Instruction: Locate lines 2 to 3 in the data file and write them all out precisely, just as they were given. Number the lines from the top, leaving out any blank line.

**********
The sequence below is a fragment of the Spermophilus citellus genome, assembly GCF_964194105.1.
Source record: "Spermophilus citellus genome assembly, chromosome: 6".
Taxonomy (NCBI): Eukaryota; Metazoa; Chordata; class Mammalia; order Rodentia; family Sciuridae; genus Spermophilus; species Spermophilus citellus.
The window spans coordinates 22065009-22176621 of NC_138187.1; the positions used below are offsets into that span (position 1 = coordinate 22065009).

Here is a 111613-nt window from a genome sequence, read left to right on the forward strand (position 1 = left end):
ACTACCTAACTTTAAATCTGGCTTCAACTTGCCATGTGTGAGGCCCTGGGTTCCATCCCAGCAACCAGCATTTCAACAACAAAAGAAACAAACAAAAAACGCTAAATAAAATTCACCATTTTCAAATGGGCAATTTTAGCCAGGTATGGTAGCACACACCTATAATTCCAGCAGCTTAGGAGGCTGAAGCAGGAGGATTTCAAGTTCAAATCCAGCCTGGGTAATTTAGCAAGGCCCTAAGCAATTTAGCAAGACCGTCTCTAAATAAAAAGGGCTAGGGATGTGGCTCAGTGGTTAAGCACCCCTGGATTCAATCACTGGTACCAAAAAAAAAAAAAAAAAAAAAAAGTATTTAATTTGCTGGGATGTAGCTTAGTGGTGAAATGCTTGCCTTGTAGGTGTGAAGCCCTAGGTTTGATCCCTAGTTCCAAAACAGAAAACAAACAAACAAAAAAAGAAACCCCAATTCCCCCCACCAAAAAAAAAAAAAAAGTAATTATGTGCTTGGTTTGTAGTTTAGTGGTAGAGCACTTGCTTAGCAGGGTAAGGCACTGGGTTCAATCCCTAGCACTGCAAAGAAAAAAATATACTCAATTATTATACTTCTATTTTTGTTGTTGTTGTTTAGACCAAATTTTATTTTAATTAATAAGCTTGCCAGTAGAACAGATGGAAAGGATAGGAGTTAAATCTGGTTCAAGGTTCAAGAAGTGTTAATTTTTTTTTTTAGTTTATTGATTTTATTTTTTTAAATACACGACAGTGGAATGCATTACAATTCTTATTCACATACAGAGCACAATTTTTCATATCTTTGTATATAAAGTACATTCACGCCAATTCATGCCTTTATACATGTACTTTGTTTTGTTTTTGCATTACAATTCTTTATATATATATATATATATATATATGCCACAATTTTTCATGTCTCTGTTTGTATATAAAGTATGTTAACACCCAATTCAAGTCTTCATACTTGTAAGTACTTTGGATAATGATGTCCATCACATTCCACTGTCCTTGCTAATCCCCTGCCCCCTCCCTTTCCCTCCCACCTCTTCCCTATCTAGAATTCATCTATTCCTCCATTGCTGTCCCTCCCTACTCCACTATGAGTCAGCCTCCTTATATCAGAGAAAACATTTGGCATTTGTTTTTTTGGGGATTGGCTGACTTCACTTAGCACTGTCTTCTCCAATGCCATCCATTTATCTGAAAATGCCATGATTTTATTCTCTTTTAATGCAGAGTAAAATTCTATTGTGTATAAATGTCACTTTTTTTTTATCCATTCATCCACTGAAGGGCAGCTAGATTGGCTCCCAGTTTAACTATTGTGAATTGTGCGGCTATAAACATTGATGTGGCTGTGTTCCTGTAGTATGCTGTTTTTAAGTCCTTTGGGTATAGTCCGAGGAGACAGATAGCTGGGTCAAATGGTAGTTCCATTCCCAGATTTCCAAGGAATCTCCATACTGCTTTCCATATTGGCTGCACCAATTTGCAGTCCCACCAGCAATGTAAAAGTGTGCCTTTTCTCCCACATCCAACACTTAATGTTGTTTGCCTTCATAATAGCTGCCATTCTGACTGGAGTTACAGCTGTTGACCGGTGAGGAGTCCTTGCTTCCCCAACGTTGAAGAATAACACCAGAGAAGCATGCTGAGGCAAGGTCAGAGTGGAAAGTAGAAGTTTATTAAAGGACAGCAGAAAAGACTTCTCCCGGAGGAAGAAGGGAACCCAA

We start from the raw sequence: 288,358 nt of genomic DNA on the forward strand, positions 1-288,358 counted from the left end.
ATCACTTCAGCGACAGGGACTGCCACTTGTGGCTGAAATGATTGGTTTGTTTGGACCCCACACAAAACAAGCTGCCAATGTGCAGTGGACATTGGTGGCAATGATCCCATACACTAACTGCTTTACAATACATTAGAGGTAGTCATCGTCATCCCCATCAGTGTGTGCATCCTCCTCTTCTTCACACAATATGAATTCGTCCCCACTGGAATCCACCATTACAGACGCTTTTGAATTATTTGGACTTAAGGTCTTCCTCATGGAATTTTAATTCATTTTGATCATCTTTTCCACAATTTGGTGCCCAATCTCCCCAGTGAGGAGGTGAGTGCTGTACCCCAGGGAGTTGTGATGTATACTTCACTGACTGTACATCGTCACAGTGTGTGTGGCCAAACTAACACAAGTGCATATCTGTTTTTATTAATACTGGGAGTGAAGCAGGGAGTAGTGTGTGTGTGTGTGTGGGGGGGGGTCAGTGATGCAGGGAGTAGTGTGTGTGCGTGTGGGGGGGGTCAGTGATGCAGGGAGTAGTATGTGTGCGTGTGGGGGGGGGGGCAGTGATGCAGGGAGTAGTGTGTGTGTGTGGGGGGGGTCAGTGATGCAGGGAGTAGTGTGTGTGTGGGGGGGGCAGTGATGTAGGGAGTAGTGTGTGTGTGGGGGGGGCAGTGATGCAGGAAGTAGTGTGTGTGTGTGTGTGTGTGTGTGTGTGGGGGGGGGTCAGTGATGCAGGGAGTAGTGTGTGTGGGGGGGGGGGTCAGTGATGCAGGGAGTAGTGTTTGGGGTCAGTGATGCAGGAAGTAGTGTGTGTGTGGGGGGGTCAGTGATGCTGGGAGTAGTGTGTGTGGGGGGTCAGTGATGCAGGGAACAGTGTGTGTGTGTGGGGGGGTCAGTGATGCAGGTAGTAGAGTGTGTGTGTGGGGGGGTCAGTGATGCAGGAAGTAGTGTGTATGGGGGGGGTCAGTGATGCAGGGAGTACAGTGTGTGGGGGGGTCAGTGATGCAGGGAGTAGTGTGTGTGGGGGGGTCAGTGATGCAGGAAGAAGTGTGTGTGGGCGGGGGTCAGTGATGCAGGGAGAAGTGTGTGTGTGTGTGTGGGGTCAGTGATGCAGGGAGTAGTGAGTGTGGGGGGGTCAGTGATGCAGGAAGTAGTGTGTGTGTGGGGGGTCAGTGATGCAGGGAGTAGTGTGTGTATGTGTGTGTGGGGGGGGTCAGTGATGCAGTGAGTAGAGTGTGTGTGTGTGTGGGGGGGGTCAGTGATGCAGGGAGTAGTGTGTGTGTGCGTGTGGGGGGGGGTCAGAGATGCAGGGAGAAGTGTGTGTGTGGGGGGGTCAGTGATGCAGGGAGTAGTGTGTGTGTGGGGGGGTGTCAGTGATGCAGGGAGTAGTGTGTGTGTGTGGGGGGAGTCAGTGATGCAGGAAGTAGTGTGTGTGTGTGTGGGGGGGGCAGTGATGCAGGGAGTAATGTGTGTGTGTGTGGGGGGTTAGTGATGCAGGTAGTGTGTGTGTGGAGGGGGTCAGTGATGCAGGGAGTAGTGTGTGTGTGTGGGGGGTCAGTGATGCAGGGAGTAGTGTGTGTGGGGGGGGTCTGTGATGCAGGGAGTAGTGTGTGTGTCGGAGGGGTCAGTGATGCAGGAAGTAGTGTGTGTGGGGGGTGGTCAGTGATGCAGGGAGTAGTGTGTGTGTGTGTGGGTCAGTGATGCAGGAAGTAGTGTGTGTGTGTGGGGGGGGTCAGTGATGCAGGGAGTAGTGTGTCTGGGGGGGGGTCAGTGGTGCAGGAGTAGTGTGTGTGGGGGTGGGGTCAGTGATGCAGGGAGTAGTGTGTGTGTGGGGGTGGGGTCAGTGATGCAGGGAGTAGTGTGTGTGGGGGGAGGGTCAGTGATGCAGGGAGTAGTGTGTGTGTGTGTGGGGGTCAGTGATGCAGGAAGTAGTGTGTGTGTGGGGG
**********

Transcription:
Source record: "Spermophilus citellus genome assembly, chromosome: 6".
Taxonomy (NCBI): Eukaryota; Metazoa; Chordata; class Mammalia; order Rodentia; family Sciuridae; genus Spermophilus; species Spermophilus citellus.